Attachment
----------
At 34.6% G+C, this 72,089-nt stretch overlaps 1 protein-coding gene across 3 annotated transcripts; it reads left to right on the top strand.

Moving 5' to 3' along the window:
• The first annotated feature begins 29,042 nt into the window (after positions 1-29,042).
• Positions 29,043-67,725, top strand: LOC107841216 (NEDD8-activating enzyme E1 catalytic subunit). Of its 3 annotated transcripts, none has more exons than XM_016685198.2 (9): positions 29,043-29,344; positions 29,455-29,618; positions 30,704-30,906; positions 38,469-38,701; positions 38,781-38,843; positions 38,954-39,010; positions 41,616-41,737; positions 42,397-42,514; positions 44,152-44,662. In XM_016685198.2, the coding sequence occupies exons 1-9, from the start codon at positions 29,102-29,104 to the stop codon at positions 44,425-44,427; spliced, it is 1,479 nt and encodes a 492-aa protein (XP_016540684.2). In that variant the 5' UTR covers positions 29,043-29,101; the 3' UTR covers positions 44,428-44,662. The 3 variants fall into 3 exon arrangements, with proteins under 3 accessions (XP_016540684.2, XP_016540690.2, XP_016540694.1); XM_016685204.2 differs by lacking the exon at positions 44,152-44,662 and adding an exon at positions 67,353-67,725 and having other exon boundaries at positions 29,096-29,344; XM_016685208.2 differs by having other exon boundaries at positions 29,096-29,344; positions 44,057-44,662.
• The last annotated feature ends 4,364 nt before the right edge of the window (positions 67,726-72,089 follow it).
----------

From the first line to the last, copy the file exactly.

At 34.6% G+C, this 72,089-nt stretch overlaps 1 protein-coding gene across 3 annotated transcripts; it reads left to right on the top strand.

Moving 5' to 3' along the window:
• The first annotated feature begins 29,042 nt into the window (after positions 1-29,042).
• Positions 29,043-67,725, top strand: LOC107841216 (NEDD8-activating enzyme E1 catalytic subunit). Of its 3 annotated transcripts, none has more exons than XM_016685198.2 (9): positions 29,043-29,344; positions 29,455-29,618; positions 30,704-30,906; positions 38,469-38,701; positions 38,781-38,843; positions 38,954-39,010; positions 41,616-41,737; positions 42,397-42,514; positions 44,152-44,662. In XM_016685198.2, the coding sequence occupies exons 1-9, from the start codon at positions 29,102-29,104 to the stop codon at positions 44,425-44,427; spliced, it is 1,479 nt and encodes a 492-aa protein (XP_016540684.2). In that variant the 5' UTR covers positions 29,043-29,101; the 3' UTR covers positions 44,428-44,662. The 3 variants fall into 3 exon arrangements, with proteins under 3 accessions (XP_016540684.2, XP_016540690.2, XP_016540694.1); XM_016685204.2 differs by lacking the exon at positions 44,152-44,662 and adding an exon at positions 67,353-67,725 and having other exon boundaries at positions 29,096-29,344; XM_016685208.2 differs by having other exon boundaries at positions 29,096-29,344; positions 44,057-44,662.
• The last annotated feature ends 4,364 nt before the right edge of the window (positions 67,726-72,089 follow it).